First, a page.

Nos. 813, 814 and 816, Dockets 91-5092, 91-5094 and 91-5102.
Argued January 27, 1992.
Decided March 27, 1992.
Dennis J. O'Brien, Pittsburgh, Pa. (Joseph M. Ramirez, Eckert Seamans Cherin Mellott, Pittsburgh, Pa., David S. Elkind, Reboul, MacMurray, Hewitt, Maynard Kristol, New York City, of counsel), for appellants Liggett Group Inc., and Liquid Green Trust.
David T. Eames, New York City (Bodian Eames, New York City, of counsel), for appellants Citibank, Den Danske Bank, Lloyds Bank PLC and Canadian Imperial Bank of Commerce.
Whitton E. Norris, III, Boston, Mass. (Jerome Gotkin, Mintz, Levin, Cohn, Ferris, Glovsky and Popeo, P.C., Boston, Mass. and Mark Parry, Moses Singer, New York City, of counsel), for appellants Hart Holding Co., Inc., and Reeves Industries, Inc.
Peter Gruenberger, New York City (Ira M. Millstein, Weil, Gotshal Manges, New York City, of counsel), for defendants-appellees.
Melvyn I. Weiss, New York City (Milberg Weiss Bershad Specthrie Lerach, New York City, Thomas D. Barr, Cravath, Swaine Moore, New York City, David Berger, Berger Montague, Philadelphia, Pa., Stanley Nemser, Wolf Popper Ross Wolf Jones, New York City, of counsel), for appellees.
Richard Kirby, Washington, D.C. (Bruce McNally and Judith Starr, Washington, D.C., of counsel), for plaintiff-appellee S.E.C.
Appeal from the United States District Court for the Southern District of New York.
Before: ALTIMARI, WALKER and McLAUGHLIN, Circuit Judges.
Appellants are three members of a proposed class of plaintiffs that have asserted claims against defendants-appellees Drexel Burnham Lambert Group, Inc. and its subsidiaries (collectively "Drexel"). Appellants ask us to reverse an order entered in the United States District Court for the Southern District of New York (Milton Pollack, Senior District Judge) certifying the proposed class and two subclasses, and approving a settlement agreement (the "Settlement Agreement") of the class' claims. We find that the district court did not err in certifying the class and subclasses and in approving the Settlement Agreement, and therefore affirm.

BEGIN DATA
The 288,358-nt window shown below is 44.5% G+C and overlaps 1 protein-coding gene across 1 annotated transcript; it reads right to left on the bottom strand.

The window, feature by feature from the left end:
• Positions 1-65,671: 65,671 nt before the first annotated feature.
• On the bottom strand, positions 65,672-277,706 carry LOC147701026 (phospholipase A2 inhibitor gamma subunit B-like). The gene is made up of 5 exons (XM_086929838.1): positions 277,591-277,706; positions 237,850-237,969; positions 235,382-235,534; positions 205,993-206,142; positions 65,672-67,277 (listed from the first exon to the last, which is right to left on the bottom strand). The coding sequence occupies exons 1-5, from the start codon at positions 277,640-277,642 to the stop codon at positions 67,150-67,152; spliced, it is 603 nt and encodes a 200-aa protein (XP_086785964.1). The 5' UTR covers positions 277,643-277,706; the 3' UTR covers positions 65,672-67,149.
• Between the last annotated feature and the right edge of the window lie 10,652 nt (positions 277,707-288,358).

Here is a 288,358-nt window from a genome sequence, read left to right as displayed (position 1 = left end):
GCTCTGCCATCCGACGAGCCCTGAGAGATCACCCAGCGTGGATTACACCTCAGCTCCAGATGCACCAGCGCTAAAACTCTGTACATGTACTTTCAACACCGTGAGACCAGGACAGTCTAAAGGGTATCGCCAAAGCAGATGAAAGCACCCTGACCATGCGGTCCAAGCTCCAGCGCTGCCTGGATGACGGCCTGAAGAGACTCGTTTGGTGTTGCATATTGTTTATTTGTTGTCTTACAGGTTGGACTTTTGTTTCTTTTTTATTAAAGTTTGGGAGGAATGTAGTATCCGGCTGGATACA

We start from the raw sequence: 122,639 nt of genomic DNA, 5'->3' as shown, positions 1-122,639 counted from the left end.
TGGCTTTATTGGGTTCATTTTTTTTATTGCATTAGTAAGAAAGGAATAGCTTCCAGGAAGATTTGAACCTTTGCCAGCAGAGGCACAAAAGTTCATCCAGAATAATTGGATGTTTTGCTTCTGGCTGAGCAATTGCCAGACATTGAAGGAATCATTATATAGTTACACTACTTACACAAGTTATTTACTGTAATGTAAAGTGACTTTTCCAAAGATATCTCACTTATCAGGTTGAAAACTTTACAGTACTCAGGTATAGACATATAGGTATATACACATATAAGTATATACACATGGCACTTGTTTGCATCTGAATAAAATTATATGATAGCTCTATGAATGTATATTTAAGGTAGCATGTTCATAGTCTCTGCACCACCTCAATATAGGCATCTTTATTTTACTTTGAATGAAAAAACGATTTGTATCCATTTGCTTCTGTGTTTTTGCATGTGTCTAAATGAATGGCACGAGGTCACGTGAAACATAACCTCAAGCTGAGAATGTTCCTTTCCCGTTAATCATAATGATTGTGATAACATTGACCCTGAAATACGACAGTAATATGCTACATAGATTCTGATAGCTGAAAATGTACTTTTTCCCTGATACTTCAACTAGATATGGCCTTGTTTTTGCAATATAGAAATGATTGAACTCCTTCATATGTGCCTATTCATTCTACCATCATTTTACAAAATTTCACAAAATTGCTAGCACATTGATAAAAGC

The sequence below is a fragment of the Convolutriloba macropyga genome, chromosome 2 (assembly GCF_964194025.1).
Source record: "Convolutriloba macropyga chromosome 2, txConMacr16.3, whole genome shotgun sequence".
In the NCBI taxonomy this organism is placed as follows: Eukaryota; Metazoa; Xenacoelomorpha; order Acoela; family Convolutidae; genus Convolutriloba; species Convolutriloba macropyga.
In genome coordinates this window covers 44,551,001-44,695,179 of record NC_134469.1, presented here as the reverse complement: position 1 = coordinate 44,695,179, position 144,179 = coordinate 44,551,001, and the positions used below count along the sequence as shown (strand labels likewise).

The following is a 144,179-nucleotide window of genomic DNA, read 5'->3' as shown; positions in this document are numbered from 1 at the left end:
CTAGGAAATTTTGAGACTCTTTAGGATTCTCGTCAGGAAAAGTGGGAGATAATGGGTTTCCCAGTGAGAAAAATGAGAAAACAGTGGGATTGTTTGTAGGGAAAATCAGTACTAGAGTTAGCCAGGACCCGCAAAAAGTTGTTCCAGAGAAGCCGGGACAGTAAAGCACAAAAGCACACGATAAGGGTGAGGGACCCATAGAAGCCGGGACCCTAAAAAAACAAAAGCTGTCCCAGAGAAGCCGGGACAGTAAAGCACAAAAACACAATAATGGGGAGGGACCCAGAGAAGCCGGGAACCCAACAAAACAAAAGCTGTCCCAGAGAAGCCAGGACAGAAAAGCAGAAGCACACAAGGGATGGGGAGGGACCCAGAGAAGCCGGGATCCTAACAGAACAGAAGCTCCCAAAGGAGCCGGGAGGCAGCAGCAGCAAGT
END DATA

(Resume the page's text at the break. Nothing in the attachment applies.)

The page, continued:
The events causing the demise of Drexel are well-documented, and need not be recounted here. We summarize only the facts that are necessary to understand the dispute before us.
In September 1988, the Securities and Exchange Commission ("SEC") filed a civil enforcement action against Drexel and several of its top-ranking officials, alleging that Drexel had violated federal law in various securities transactions. After intense negotiations, Drexel agreed to create a $350 million fund to be administered by the SEC (the "SEC Fund") in exchange for dismissal of the complaint. The SEC was to distribute the Fund to the victims of Drexel's illegal transactions in "junk bonds."
Drexel paid $200 million into the SEC Fund in September 1989, and agreed to pay the remaining $150 million in two installments over the next three years. However, in February 1990 (before Drexel had paid any of the remaining $150 million), Drexel filed a petition for relief under 11 U.S.C. § 1101, et seq., in the Bankruptcy Court for the Southern District of New York. The SEC immediately filed a bankruptcy claim for the remaining $150 million Drexel owed the SEC Fund. Many other potential claimants followed suit, and by November 1990, over 15,000 bankruptcy claims had been filed against Drexel. Among these claims, 850 arose out of Drexel's actions in buying, selling and underwriting securities (the "Securities Claims").